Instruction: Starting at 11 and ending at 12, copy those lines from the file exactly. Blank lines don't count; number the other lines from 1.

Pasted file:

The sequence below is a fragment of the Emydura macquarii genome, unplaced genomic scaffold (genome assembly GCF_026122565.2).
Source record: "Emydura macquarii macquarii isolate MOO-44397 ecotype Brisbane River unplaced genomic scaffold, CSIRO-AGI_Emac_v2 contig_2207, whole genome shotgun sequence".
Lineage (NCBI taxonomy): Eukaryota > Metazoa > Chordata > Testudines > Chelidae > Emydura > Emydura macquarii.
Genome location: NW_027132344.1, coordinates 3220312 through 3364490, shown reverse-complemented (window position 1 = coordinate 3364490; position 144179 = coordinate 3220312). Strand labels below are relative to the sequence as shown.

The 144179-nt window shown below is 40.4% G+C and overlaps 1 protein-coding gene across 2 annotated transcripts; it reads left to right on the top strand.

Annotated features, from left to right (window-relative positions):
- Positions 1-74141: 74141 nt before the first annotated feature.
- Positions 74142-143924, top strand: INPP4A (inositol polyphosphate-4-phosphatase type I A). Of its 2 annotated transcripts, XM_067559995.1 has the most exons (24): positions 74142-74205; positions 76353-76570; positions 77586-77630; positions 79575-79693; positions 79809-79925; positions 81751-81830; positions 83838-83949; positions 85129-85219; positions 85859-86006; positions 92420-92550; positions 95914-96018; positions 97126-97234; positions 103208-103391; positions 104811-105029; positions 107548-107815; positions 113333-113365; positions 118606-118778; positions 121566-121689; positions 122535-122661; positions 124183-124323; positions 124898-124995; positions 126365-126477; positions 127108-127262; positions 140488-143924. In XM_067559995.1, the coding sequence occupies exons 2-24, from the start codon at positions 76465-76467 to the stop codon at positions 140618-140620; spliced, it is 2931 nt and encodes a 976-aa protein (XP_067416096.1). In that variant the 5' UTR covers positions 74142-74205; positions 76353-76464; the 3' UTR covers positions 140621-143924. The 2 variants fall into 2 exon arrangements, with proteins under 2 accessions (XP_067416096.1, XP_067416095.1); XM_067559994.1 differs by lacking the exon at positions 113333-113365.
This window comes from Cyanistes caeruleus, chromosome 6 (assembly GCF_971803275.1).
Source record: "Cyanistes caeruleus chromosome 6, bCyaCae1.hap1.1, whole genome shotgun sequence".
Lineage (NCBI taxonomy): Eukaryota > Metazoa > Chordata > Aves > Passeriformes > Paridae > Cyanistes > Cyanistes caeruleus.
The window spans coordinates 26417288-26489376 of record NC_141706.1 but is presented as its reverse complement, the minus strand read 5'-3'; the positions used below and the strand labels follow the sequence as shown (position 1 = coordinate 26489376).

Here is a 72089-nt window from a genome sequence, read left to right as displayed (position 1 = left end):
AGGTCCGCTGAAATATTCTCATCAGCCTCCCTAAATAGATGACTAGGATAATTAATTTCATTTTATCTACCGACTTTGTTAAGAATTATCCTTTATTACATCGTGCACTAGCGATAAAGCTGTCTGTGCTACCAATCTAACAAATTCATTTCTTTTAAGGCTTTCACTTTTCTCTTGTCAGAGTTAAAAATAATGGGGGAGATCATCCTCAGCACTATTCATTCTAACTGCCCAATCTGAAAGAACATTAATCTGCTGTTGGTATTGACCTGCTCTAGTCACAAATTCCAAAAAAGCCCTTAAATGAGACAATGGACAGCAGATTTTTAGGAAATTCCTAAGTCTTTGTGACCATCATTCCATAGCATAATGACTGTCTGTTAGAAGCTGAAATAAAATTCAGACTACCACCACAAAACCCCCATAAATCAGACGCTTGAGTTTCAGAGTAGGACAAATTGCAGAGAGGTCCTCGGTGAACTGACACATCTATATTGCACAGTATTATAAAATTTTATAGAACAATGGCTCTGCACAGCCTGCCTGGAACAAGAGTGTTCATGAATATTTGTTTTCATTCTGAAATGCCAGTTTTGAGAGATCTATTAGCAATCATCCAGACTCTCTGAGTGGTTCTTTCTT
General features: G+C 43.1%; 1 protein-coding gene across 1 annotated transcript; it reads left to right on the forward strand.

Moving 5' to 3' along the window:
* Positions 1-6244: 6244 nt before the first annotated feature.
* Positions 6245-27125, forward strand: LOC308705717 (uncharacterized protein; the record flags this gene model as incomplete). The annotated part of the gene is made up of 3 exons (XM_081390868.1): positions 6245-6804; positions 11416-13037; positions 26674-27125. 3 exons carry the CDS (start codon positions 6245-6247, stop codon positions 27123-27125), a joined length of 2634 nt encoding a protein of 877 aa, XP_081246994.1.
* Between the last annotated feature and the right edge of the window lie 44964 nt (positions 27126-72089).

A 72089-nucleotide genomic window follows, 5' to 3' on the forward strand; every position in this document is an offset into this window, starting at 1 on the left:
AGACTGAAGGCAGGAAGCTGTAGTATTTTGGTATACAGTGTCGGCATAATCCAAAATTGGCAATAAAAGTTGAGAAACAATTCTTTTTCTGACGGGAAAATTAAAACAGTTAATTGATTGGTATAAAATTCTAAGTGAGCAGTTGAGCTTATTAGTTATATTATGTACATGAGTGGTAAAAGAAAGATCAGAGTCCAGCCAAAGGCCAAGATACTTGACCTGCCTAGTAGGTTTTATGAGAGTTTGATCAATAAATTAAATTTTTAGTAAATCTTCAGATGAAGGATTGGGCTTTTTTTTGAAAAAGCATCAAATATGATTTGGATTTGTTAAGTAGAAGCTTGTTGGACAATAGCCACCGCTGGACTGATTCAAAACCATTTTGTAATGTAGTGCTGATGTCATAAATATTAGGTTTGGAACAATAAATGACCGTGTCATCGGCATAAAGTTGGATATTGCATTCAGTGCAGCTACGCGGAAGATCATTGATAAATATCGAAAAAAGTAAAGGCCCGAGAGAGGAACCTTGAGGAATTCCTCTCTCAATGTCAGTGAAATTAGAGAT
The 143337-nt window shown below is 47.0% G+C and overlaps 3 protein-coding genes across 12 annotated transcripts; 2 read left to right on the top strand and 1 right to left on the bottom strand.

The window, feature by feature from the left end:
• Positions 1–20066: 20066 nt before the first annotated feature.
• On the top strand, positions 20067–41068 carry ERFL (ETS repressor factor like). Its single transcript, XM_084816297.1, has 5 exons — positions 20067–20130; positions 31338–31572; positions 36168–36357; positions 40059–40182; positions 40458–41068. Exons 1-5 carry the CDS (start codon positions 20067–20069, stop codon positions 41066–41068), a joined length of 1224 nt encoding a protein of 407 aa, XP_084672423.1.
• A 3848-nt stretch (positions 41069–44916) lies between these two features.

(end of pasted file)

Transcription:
Lineage (NCBI taxonomy): Eukaryota > Metazoa > Chordata > Aves > Passeriformes > Paridae > Cyanistes > Cyanistes caeruleus.
The window spans coordinates 26417288-26489376 of record NC_141706.1 but is presented as its reverse complement, the minus strand read 5'-3'; the positions used below and the strand labels follow the sequence as shown (position 1 = coordinate 26489376).